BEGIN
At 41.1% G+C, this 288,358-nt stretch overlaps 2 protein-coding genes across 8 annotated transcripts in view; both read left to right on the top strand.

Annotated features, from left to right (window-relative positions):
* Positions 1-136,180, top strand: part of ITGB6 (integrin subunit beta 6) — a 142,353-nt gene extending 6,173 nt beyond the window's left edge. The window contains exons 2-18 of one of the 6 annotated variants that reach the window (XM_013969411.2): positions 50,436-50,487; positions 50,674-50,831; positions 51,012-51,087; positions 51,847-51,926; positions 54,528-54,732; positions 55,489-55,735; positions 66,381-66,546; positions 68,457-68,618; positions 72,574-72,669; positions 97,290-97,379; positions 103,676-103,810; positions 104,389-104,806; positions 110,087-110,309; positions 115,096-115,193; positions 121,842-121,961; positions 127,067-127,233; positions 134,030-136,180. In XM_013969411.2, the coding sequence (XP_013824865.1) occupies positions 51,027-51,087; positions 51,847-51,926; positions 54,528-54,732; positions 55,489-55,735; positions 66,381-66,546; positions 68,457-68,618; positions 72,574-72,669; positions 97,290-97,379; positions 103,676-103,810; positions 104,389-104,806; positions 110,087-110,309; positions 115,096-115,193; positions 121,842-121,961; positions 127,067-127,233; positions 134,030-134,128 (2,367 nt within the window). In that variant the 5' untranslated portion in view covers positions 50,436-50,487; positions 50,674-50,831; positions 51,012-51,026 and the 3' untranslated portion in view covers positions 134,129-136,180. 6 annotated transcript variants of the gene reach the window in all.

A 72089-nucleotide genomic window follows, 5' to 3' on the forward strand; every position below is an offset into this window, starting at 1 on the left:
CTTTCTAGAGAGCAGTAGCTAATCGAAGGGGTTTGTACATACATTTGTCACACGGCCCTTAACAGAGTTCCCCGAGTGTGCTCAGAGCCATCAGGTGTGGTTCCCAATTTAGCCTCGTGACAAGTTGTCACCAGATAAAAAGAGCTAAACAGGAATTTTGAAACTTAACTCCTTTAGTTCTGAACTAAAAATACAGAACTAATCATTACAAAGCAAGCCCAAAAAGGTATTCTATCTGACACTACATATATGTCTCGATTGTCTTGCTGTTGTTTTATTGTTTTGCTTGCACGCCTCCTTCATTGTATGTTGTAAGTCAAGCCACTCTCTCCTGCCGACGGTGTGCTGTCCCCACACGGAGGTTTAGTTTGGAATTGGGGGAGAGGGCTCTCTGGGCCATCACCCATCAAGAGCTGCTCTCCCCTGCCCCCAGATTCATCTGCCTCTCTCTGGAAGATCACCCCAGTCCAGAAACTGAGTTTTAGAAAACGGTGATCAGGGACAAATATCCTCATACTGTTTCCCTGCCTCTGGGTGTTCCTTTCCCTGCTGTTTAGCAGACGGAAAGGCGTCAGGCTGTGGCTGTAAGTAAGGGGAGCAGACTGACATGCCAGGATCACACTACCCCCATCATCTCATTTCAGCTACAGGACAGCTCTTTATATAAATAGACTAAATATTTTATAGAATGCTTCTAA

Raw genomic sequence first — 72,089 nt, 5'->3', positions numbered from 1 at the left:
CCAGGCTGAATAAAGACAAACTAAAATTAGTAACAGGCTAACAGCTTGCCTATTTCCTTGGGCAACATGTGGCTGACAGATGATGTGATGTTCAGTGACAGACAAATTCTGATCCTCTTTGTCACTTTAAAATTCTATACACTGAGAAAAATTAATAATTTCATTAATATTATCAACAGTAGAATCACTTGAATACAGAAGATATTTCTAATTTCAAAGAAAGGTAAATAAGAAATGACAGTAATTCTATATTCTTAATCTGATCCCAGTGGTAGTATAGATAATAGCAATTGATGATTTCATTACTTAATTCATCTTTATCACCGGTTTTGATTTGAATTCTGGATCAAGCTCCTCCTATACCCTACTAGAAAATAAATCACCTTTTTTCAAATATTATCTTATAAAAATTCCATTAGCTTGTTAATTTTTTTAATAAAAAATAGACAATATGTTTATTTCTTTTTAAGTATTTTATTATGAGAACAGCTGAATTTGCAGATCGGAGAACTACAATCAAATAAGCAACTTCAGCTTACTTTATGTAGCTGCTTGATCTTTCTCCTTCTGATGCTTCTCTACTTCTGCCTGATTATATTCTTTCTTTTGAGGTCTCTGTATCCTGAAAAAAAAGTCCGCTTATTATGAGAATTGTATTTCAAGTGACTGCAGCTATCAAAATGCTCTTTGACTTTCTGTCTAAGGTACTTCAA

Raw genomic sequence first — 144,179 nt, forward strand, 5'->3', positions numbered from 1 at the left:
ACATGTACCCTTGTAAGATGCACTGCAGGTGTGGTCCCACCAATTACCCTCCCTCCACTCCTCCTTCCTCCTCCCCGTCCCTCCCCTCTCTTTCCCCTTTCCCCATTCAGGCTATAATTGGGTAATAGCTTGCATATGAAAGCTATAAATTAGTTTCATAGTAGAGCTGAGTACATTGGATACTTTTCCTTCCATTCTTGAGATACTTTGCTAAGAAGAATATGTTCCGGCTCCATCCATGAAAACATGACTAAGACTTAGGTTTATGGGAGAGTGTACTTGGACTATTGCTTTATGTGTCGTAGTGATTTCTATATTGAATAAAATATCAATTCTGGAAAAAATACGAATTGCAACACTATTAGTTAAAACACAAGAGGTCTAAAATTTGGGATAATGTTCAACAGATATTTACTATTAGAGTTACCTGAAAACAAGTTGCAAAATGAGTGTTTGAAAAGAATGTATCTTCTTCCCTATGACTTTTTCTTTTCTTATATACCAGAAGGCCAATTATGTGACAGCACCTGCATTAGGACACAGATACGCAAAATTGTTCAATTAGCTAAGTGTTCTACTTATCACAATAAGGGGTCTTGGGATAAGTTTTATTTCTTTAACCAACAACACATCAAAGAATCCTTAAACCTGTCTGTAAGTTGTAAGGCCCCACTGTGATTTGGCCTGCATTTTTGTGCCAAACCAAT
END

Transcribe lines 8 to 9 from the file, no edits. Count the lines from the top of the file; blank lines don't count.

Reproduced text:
Raw genomic sequence first — 144,179 nt, forward strand, 5'->3', positions numbered from 1 at the left:
ACATGTACCCTTGTAAGATGCACTGCAGGTGTGGTCCCACCAATTACCCTCCCTCCACTCCTCCTTCCTCCTCCCCGTCCCTCCCCTCTCTTTCCCCTTTCCCCATTCAGGCTATAATTGGGTAATAGCTTGCATATGAAAGCTATAAATTAGTTTCATAGTAGAGCTGAGTACATTGGATACTTTTCCTTCCATTCTTGAGATACTTTGCTAAGAAGAATATGTTCCGGCTCCATCCATGAAAACATGACTAAGACTTAGGTTTATGGGAGAGTGTACTTGGACTATTGCTTTATGTGTCGTAGTGATTTCTATATTGAATAAAATATCAATTCTGGAAAAAATACGAATTGCAACACTATTAGTTAAAACACAAGAGGTCTAAAATTTGGGATAATGTTCAACAGATATTTACTATTAGAGTTACCTGAAAACAAGTTGCAAAATGAGTGTTTGAAAAGAATGTATCTTCTTCCCTATGACTTTTTCTTTTCTTATATACCAGAAGGCCAATTATGTGACAGCACCTGCATTAGGACACAGATACGCAAAATTGTTCAATTAGCTAAGTGTTCTACTTATCACAATAAGGGGTCTTGGGATAAGTTTTATTTCTTTAACCAACAACACATCAAAGAATCCTTAAACCTGTCTGTAAGTTGTAAGGCCCCACTGTGATTTGGCCTGCATTTTTGTGCCAAACCAAT